Simcha Fisher thinks sacrilege hurts only ourselves…
Novus Ordo Blogger on WYD Sacrilege:
‘You can’t hurt Jesus’
The conservative and trad outrage on social media about it triggered Novus Ordo blogger Simcha Fisher to pen the following piece:
- When complaints about World Youth Day veer into irreverence (The Catholic Weekly)
In her write-up, she agrees that World Youth Day should not have had distribution of [Novus Ordo] Communion if it could not be done with the necessary decorum and respect due to the Lord. However, she also takes issue with the “most sneering, jeering, rage-filled invectives against everyone involved in World Youth Day” she says she saw on social media by people protesting the sacrilege.
Then Fisher proceeds to “tell [us] something”:
Let me tell you something. You can’t hurt Jesus. He’s alive, he’s risen, he’s glorified. The sacrifice of the Mass is an unbloody sacrifice, and the pain of the cross, where he took on all the sin of the world that ever was, is, and will be—that’s been accomplished. Jesus is unhurtable.
When we treat a consecrated Host, which is Jesus, with disrespect, we are only hurting ourselves.
Mrs. Fisher would do well to remember that, God being outside of time, any sins committed today were very much felt by Our Lord in His Sacred Humanity during His most holy Passion, especially in an all-encompassing and most vivid fashion during His Agony in the Garden.
Fisher appears to concede as much when she says of our Lord that “he took on all the sin of the world that ever was, is, and will be”, but she doesn’t draw the right conclusion. What this means is that, as St. Alphonsus Liguori, Doctor of the Church, observed so contritely in one of his beautiful meditations on the Agony, our Lord would have suffered less if we (had) sinned less:
Ah, my loving Jesus, I do not behold in this garden either scourges or thorns or nails that pierce Thee; how, then, is it that I see Thee all bathed in blood from Thy head to Thy feet? Alas, my sins were the cruel press which, by dint of affliction and sorrow, drew so much blood from Thy heart. I was, then, one of Thy most cruel executioners, who contributed the most to crucify Thee with my sins. It is certain that, if I had sinned less, Thou, my Jesus, wouldst have suffered less. As much pleasure, therefore, as I have taken in offending Thee, so much the more did I increase the sorrow of Thy heart, already full of anguish. How, then, does not this thought make me die of grief, when I see that I have repaid the love Thou hast shown me in Thy Passion by adding to Thy sorrow and suffering? I, then, have tormented this heart, so loving and so worthy of love, which has shown so much love to me. My Lord, since I have now no other means left of consoling Thee than to weep over my offences towards Thee, I will now, my Jesus, sorrow for them and lament over them with my whole heart. Oh, give me, I pray Thee, so great sorrow for them as may make me to my last breath weep over the displeasure I have caused Thee, my God, my Love my All.
(St. Alphonsus Liguori, ed. by Rev. Eugene Grimm, The Passion And The Death Of Jesus Christ [New York, NY: Benziger Brothers, 1887], pp. 67-68; underlining added.)
Thus it is clear that the sins we commit today have made Jesus suffer very much. Conversely, it follows that if we choose not to sin today, we have kept our Lord from suffering to that extent. In other words, the nature, number, and gravity of our sins today determine how much suffering was endured by Jesus Christ.
Surely Simcha Fisher would respond by saying Christ’s suffering took place in the past, it’s over now, and our sins can no longer cause Him pain. That may be true as far as it goes, but it’s not the whole story, for Jesus Christ is a Divine Person, and God, being eternal, is outside of time. There really is no past and future with God in the way there is for us men.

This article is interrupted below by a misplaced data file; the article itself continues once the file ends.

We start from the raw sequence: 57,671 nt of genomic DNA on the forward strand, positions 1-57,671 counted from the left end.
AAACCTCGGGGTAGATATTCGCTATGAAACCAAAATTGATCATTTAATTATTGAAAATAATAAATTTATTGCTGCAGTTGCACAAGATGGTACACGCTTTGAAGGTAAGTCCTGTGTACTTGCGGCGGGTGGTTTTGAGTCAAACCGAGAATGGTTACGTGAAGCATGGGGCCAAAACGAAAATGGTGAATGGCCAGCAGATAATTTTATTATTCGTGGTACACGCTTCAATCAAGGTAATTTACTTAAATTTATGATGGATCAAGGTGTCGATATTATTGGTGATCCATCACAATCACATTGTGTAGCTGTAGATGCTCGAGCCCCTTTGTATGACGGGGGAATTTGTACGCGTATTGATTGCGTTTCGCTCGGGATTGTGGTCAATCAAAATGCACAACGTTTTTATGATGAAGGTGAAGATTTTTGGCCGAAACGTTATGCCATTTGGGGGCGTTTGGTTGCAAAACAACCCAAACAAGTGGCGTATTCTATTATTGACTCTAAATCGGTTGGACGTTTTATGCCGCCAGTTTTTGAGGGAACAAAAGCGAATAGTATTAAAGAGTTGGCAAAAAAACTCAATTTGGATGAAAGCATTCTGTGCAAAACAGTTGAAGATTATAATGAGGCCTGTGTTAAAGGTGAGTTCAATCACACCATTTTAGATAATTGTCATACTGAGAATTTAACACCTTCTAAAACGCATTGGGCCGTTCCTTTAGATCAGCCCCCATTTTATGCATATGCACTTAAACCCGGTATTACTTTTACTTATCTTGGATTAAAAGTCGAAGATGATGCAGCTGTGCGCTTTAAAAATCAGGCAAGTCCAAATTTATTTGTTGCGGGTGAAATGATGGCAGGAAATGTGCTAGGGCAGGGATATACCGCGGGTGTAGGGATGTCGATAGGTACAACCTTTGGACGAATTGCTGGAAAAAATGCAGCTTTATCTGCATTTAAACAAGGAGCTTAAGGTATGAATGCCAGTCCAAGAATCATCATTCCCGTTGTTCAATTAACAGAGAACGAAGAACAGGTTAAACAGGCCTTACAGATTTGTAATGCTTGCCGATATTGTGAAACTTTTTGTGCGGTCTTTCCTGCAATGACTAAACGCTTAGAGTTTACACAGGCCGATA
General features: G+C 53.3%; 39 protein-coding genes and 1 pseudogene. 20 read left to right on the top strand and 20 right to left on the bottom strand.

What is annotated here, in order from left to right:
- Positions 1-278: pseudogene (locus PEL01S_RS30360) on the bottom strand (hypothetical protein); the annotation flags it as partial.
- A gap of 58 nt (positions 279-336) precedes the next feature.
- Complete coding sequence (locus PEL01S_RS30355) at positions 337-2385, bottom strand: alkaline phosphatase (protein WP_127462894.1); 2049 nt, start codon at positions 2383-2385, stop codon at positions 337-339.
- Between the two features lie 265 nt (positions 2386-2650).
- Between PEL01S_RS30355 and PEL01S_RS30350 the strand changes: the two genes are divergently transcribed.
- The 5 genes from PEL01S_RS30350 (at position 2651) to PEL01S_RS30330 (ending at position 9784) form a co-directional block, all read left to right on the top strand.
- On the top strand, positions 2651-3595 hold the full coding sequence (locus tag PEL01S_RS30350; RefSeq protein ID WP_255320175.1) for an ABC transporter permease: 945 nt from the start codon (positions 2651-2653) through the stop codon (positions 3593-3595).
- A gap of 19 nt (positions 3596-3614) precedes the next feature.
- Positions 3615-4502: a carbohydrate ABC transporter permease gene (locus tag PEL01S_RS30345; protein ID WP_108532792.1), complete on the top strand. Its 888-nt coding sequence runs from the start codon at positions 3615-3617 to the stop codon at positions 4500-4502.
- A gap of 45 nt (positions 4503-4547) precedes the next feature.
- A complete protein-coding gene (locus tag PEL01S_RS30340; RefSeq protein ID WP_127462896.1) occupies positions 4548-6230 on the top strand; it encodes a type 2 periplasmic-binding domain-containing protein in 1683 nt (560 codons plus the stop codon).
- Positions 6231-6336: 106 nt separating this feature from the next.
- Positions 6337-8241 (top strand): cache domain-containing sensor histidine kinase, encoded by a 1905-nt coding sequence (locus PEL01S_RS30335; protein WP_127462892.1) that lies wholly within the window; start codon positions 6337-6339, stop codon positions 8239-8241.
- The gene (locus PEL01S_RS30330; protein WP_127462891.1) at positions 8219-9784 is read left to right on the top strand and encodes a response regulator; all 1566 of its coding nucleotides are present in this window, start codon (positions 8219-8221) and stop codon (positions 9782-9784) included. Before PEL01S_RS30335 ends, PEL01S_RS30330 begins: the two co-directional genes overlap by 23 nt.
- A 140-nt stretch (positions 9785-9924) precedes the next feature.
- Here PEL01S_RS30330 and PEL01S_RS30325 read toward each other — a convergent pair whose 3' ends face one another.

Let us console the Sacred Heart so grieved by the sins of men!
(image: Shutterstock/Renata Sedmakova)
When Our Blessed Lord revealed His Sacred Heart to St. Margaret Mary Alacoque (1647-1690), He presented It as a Heart that is wounded, still wounded now, even so many centuries after His glorious Ascension into Heaven:
Since … the love of Jesus manifests itself to the devout soul as a love despised and outraged, especially in the Eucharist, the love expressed in the devotion naturally assumes a character of reparation, and hence the importance of acts of atonement, the Communion of reparation, and compassion for Jesus suffering.
(Catholic Encyclopedia, s.v. “Devotion to the Sacred Heart of Jesus”)
It is not clear how these beautiful truths would fit into Fisher’s concept of the Atonement as a simple historical event of the past. A Protestant-like attitude of “it’s all done, it’s over!” surely has no place for reparation or for “fill[ing] up those things that are wanting of the sufferings of Christ, in my flesh, for his body, which is the church” (Col 1:24).
Let us listen to Pope Pius XI, who wrote an entire encyclical on making reparation to the Sacred Heart. For if Fisher is right in saying that since Christ cannot suffer anymore, our sins today cannot hurt Him, then by the same token it must be that our works of reparation and gratitude cannot console Him today either, since no human consolation could come close to the Beatitude of Heaven:
And truly the spirit of expiation or reparation has always had the first and foremost place in the worship given to the Most Sacred Heart of Jesus, and nothing is more in keeping with the origin, the character, the power, and the distinctive practices of this form of devotion, as appears from the record of history and custom, as well as from the sacred liturgy and the acts of the Sovereign Pontiffs. For when Christ manifested Himself to Margaret Mary, and declared to her the infinitude of His love, at the same time, in the manner of a mourner, He complained that so many and such great injuries were done to Him by ungrateful men — and we would that these words in which He made this complaint were fixed in the minds of the faithful, and were never blotted out by oblivion: “Behold this Heart” — He said — “which has loved men so much and has loaded them with all benefits, and for this boundless love has had no return but neglect, and contumely, and this often from those who were bound by a debt and duty of a more special love.” In order that these faults might be washed away, He then recommended several things to be done, and in particular the following as most pleasing to Himself, namely that men should approach the Altar with this purpose of expiating sin, making what is called a Communion of Reparation, — and that they should likewise make expiatory supplications and prayers, prolonged for a whole hour, –which is rightly called the “Holy Hour.” These pious exercises have been approved by the Church and have also been enriched with copious indulgences.